New SAT: a Radical or Promising Departure?

Is the New SAT truly an improvement?

“Education is not preparation for life; education is life itself.” Just as John Dewy has stated, education plays a critical role in our fast-developing world where almost everything is dependent on knowledge. As high schoolers, students are confronted with the so-called “educational arms race ” or the “life-determining test”—SAT. This standardized test, constructed by the College Board, is a norm-referenced exam that is globally recognized by multiple universities. It’s primary purpose is to determine one’s academic preparation for college, provide diverse opportunities and measure the ability and skills he or she needs. For about a decade, the SAT has remained constant with no changes; however, College Board announced just over a year ago that there will be a redesigned SAT called the ‘New SAT’. Their announcement not only raised concerns from students , but also debates on the effectiveness of the redesigned exam.


The current SAT and the New SAT have several divergent comparisons in its format, content, and purpose. Students who have taken the current SAT have encountered three sections: critical reading, writing, and maths whilst the New SAT will have two compulsory sections and one optional—essay writing. The critical reading section accentuates general reading comprehension skills and on specific SAT vocabulary terms; however, the latter test prioritises on one’s ability to cite evidence to their selected choices and on terms that are commonly used throughout highschool, college and even career. For the mathematics sector of the exam, the current one has questions from a broad range of concepts—such as quadratics and inductive reasoning. On the other hand, the Redesigned SAT gives students questions from a limited range that have been proven to supply for one’s preparation for college. Essay section, which is optional for the New SAT, focuses on student’s potential to construct an argumentative essay by utilising personal experiences, texts or historical events; but, the 2016 SAT puts emphasis on analysing how an author constructs their position in his or her writing.

“The new test will be more focused on the skills and knowledge at the heart of education—rather than memorizing words and facts you’ll never use in the real world.”-College Board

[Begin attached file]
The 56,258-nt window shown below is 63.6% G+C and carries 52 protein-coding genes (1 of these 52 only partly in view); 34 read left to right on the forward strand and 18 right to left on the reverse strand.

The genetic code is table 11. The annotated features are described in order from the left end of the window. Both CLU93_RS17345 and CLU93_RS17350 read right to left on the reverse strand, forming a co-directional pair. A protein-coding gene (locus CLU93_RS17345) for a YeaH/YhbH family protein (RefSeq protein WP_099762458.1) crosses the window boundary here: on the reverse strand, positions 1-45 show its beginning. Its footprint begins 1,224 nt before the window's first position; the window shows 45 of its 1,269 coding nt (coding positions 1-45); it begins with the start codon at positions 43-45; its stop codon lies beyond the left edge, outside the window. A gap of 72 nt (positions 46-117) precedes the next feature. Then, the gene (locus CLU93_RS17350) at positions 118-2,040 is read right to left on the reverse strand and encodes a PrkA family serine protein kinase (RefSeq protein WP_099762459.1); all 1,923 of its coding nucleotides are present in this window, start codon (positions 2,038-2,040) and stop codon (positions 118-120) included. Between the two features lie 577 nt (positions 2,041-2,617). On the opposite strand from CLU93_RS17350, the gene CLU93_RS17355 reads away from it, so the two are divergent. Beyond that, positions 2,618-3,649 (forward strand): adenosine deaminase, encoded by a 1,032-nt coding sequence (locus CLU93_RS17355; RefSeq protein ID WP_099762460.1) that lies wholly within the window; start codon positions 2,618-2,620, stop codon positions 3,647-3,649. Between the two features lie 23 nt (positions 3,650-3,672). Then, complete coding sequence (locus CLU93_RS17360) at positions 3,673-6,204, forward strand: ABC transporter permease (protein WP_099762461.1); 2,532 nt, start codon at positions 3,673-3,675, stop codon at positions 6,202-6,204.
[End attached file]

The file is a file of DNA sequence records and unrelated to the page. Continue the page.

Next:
Although it is said that the New SAT is an improvement from the current, many are still skeptical on whether or not it is a better way of assessing student’s academic performance. An anonymous KIS 9th grade student said in a recent interview, “I think it’s just a standard way of testing—evolving to match the new students standard.” This commonly held notion, however, is reputed in a recent New York Times opinion article. Richard Atkinson, writer of the article ‘The Big Problem with the New SAT’, rebukes the effectiveness of SAT; because, the exam ranks students rather than assess them to a rigid standard. Since the exam produces a bell-curve, parents and students tend to register for SAT-prep academies—degrading the College Board purpose of determining one’s skills and creating unequal opportunity for those who do not have the financial support to send their child to one. He, in addition, suggests that standardized or college entrance exams should be changed from  ‘norm-referenced’ to ‘criterion-referenced’—measuring one’s ability to fixed standards— so that it reduces the inequality among students and shows the true ability of one.
(Higher Education)

As juniors, sophomores, and freshmen prepare for the ‘radical or promising departure’ from the current SAT, students should always keep in mind that the best method of achieving well and acquiring true education  is to take rigorous courses throughout high school and work to best of one’s potential—and, remember, that the exam may not be a promising way of measuring your ability.


– Sarah Oh (’19)

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